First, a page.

Florida Poly announced Thursday that it had pulled in its first National Science Foundation grant for a project proposed by a pair of computer science professors.
Florida Poly, also known as Florida Polytechnic University, became an independent institution in 2012. Before its independence, it served as the Lakeland campus of the University of South Florida.
Luis Jaimes, Ph.D., and Ilhan Akbas, Ph.D., were approved for the $166,000 NSF grant for a research project on cyber-physical systems. Such systems rely on crowd-sensing, where volunteers allow data on variables of interest to be pulled from their devices, such as temperature data for their area.
“The chances of winning this NSF grant were very low, but Florida Poly beat the odds,” said Jaimes, the grant project’s principal investigator. “There were many projects presented in the area of Cyber-Physical Systems and only two percent won a grant.”
Jaimes and Akbas’ project will look into spatial and temporal coverage in crowd-sensing systems, particularly in isolated sub-regions where participants’ density is very low.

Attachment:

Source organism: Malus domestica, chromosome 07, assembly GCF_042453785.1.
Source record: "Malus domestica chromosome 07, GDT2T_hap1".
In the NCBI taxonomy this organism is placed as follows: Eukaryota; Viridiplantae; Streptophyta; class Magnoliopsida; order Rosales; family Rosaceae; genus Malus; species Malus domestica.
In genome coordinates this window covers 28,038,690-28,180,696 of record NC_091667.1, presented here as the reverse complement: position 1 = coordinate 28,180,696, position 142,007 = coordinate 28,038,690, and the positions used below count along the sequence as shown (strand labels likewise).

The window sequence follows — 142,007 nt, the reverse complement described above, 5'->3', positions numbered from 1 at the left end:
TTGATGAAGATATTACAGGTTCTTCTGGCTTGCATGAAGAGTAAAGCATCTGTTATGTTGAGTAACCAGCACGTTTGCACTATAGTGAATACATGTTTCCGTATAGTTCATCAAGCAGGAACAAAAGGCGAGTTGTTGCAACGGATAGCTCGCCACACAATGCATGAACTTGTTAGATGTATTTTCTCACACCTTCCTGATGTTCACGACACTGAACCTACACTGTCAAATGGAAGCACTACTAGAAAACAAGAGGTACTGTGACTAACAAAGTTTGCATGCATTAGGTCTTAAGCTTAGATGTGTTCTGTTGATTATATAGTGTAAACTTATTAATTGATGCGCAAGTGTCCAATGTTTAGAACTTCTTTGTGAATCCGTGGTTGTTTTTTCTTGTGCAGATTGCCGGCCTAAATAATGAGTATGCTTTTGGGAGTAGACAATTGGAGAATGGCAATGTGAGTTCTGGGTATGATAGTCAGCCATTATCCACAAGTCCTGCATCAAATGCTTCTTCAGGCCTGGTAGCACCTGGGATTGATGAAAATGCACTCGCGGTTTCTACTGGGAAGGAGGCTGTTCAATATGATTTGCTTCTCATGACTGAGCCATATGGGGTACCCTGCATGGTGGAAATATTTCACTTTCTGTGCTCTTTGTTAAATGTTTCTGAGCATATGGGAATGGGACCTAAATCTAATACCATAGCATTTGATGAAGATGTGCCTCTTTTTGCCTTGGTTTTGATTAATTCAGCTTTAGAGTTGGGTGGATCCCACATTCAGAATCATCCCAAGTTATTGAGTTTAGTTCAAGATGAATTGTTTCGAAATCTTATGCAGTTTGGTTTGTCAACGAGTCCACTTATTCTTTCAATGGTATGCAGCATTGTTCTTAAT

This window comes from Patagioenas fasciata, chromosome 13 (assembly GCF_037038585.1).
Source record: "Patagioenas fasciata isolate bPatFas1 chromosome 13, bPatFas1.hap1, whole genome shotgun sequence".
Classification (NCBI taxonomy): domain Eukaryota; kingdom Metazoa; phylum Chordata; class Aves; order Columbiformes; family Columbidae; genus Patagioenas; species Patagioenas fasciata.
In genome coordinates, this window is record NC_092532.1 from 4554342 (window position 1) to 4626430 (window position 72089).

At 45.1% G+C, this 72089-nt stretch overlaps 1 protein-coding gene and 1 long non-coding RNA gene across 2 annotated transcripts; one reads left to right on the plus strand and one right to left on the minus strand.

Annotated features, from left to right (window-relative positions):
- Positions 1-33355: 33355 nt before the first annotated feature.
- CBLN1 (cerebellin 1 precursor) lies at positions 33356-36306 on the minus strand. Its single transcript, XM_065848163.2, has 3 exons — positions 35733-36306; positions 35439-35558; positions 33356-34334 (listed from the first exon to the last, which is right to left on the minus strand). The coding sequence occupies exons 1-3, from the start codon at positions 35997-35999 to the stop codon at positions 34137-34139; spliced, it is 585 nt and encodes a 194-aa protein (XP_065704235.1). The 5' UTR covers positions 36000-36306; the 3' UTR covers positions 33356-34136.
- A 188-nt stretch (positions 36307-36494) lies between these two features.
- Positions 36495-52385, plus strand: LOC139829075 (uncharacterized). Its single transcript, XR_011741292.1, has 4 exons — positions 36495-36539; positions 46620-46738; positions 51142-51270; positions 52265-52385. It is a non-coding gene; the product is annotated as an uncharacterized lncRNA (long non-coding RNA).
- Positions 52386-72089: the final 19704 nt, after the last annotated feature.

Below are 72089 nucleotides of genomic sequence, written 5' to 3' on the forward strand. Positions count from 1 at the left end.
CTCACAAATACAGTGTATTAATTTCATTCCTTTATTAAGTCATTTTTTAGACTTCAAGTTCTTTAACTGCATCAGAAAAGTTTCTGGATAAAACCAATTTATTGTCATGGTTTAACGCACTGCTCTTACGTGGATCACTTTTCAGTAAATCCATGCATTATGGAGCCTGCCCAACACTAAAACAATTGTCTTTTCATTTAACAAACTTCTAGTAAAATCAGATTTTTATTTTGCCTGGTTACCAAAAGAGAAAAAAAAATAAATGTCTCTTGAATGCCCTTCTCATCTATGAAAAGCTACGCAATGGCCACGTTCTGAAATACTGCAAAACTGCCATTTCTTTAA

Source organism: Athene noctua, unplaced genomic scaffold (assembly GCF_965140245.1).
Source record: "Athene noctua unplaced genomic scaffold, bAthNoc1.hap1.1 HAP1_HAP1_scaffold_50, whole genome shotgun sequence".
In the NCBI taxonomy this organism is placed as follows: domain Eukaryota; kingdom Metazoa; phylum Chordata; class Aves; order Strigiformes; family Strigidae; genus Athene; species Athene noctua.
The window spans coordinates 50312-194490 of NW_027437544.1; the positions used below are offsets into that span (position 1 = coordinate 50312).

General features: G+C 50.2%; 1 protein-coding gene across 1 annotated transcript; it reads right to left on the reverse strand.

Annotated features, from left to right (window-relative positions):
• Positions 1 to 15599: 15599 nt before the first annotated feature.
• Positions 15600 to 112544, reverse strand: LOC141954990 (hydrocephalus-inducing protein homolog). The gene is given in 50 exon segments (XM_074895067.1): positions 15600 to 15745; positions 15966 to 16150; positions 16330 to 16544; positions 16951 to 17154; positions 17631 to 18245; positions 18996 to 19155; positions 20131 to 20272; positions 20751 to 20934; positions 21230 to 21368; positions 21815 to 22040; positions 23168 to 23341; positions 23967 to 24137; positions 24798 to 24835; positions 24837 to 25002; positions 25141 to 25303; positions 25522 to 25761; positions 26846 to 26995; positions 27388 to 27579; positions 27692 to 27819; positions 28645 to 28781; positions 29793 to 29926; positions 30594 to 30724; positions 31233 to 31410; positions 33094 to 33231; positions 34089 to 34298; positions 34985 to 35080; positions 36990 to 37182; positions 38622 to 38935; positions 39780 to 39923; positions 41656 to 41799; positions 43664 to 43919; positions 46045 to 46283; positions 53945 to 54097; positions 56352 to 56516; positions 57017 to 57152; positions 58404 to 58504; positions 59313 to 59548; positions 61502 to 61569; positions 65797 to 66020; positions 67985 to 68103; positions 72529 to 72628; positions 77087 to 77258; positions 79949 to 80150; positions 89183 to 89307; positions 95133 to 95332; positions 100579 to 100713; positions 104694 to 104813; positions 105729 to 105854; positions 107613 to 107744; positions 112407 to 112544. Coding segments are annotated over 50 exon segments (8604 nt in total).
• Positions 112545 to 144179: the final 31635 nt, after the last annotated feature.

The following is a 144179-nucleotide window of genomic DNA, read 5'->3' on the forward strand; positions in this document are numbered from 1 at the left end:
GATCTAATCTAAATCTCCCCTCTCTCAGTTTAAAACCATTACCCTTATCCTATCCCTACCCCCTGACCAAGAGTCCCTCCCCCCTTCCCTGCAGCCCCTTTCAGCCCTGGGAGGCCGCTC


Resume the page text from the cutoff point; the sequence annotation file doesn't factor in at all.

“This technology will help us get more accurate and more up-to-date information on weather, traffic, or even pollen,” said Akbas. “Then people can make better decisions based on their individual needs, like changing their daily commute to reduce stress or avoid environmental conditions that represent a health risk.”
The NSF grant will help uncover other potential applications for the research, including autonomous vehicle scheduling and navigation, smart robots navigation and smart utilization of transportation resources.
“It’s very exciting to have the opportunity to develop this project in the next two years and be able to hire students to help us with the process,” said Jaimes.